PARAGUAY/ Dismissed President Lugo calls for a return to democracy
Fernando Lugo (Infophoto)
“Today, it is not Fernando Lugo that has suffered a coup, but Paraguayan history that has suffered a coup”. With these words, Fernando Lugo, removed from office by a vote of the Senate (39 voted for impeachment, 4 against and two were absent) said goodbye to his people. At 17:30 on Friday, June 22, the former Roman Catholic Bishop ended his four years of government, and was replaced by the Liberal vice president, Federico Franco, appointed the 19th president in front of Congress. Former president Lugo said, “I have to respond to the Paraguayan citizens, not to the political classes, the Mafia and the drug traffickers”.
Lugo was gotten rid of by all the members of Parliament, of course, has also lowered its faults policies: being too close to Venezuela and Bolivia and to the leftist internal groups, and not acting against the EPP terrorist group. International diplomacy’s effort with the countries of Latin America came to nothing, as they made a last desperate attempt, expressing “complete solidarity with the people of Paraguay and total support for the constitutional government of Fernando Lugo”. Even the other countries of South America are against the impeachment, some demanding Paraguay's expulsion from the Mercosur, which would isolate an already poor country, the fourth largest soybean producer in the world. In fact, Paraguay was suspended from the Mercosur Summit taking place in Argentina this week.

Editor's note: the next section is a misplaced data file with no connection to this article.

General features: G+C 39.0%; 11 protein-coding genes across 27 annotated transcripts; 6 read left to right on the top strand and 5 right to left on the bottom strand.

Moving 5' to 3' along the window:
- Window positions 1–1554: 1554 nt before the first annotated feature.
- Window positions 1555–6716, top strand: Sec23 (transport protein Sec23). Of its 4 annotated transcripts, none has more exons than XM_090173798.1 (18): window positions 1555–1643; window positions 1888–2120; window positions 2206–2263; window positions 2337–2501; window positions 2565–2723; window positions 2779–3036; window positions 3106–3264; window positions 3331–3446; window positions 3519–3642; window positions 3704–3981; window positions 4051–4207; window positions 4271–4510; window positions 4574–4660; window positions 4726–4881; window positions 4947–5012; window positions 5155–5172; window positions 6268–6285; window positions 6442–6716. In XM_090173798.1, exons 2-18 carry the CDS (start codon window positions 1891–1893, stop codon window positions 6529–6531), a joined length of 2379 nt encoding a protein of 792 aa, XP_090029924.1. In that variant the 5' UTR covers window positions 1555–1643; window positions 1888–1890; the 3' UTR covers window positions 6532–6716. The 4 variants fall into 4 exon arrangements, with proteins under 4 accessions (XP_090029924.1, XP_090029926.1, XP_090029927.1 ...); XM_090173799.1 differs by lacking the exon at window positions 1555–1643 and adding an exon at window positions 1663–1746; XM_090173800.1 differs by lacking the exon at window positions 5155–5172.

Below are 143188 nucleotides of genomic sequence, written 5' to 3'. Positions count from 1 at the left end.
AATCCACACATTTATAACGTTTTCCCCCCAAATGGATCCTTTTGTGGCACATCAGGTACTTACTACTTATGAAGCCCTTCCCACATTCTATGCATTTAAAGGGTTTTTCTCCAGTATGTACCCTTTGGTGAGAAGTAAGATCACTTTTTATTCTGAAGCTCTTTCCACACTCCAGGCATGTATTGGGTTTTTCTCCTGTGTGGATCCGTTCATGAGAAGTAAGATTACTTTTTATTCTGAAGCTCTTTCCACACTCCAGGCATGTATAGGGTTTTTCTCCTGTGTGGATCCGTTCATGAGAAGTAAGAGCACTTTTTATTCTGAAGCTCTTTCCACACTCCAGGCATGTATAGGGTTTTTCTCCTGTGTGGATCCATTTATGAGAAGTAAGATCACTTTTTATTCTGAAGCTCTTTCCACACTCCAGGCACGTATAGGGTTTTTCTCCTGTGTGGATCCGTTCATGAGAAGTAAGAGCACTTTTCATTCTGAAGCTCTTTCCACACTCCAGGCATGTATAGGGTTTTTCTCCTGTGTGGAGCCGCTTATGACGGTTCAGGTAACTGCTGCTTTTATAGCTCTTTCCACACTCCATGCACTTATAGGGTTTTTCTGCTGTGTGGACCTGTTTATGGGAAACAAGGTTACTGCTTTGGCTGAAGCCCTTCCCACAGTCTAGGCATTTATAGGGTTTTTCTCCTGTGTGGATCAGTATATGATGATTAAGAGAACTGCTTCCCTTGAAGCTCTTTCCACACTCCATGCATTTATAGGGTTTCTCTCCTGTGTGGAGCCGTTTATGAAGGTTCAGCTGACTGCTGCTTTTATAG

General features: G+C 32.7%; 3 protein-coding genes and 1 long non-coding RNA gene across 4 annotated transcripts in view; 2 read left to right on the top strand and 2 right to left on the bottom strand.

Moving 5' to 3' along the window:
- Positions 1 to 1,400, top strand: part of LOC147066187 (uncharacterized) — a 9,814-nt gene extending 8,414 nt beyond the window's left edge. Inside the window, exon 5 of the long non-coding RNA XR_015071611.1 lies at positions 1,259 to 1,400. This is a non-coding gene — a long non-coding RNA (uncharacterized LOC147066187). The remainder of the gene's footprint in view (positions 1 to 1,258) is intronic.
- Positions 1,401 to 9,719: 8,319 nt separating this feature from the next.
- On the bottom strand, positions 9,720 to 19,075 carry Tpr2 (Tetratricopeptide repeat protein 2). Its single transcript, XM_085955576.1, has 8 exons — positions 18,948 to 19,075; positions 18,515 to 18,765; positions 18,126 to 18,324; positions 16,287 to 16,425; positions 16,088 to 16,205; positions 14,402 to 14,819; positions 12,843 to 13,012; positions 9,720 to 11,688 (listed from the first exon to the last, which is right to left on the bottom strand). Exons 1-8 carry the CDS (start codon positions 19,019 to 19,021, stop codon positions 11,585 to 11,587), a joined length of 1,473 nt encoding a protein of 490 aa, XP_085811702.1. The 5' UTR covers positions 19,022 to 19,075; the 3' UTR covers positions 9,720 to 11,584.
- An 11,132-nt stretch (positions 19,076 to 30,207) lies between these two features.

The real risk is that of a social conflict with a government that is not recognized internationally. Of course for a European democracy it is difficult to understand how a President can be removed from office and another one appointed in just two days. For the new president Federico Franco, the difficult times have begun. He will have to manage social conflict and unrest, promote agrarian reform, and control the EPP terrorist group and drug trafficking. Franco is the first liberal president after 54 years of the Colorado Party in power (with 35 of the Stroessner dictatorship) and 4 of Lugo, who paid for having a parliamentary alliance that was not cohesive with the two major liberal parties (which were part of his government) and Colorado, with his impeachment.